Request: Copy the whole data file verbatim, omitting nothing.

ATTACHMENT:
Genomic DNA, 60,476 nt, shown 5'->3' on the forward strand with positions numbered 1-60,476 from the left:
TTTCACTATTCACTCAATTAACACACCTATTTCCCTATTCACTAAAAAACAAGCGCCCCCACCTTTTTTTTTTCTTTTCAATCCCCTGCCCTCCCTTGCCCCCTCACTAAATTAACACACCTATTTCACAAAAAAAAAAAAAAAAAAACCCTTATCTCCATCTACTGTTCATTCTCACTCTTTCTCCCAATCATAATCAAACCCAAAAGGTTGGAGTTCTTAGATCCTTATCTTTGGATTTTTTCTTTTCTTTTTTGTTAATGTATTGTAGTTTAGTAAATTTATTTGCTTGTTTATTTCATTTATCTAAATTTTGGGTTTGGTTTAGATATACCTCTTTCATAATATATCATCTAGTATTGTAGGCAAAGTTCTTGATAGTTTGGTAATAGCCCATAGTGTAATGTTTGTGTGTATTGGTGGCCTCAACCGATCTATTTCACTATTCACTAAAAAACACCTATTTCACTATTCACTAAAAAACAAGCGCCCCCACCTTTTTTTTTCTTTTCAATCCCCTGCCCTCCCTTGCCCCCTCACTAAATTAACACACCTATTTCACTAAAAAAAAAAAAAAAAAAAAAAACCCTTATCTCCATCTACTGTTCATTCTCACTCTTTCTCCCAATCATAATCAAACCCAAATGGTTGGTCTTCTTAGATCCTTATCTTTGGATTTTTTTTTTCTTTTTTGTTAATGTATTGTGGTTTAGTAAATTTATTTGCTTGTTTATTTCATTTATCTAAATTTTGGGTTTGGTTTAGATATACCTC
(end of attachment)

Genomic DNA, 60,476 nt, shown 5'->3' on the forward strand with positions numbered 1-60,476 from the left:
TTTCACTATTCACTCAATTAACACACCTATTTCCCTATTCACTAAAAAACAAGCGCCCCCACCTTTTTTTTTTCTTTTCAATCCCCTGCCCTCCCTTGCCCCCTCACTAAATTAACACACCTATTTCACAAAAAAAAAAAAAAAAAAACCCTTATCTCCATCTACTGTTCATTCTCACTCTTTCTCCCAATCATAATCAAACCCAAAAGGTTGGAGTTCTTAGATCCTTATCTTTGGATTTTTTCTTTTCTTTTTTGTTAATGTATTGTAGTTTAGTAAATTTATTTGCTTGTTTATTTCATTTATCTAAATTTTGGGTTTGGTTTAGATATACCTCTTTCATAATATATCATCTAGTATTGTAGGCAAAGTTCTTGATAGTTTGGTAATAGCCCATAGTGTAATGTTTGTGTGTATTGGTGGCCTCAACCGATCTATTTCACTATTCACTAAAAAACACCTATTTCACTATTCACTAAAAAACAAGCGCCCCCACCTTTTTTTTTCTTTTCAATCCCCTGCCCTCCCTTGCCCCCTCACTAAATTAACACACCTATTTCACTAAAAAAAAAAAAAAAAAAAAAAACCCTTATCTCCATCTACTGTTCATTCTCACTCTTTCTCCCAATCATAATCAAACCCAAATGGTTGGTCTTCTTAGATCCTTATCTTTGGATTTTTTTTTTCTTTTTTGTTAATGTATTGTGGTTTAGTAAATTTATTTGCTTGTTTATTTCATTTATCTAAATTTTGGGTTTGGTTTAGATATACCTC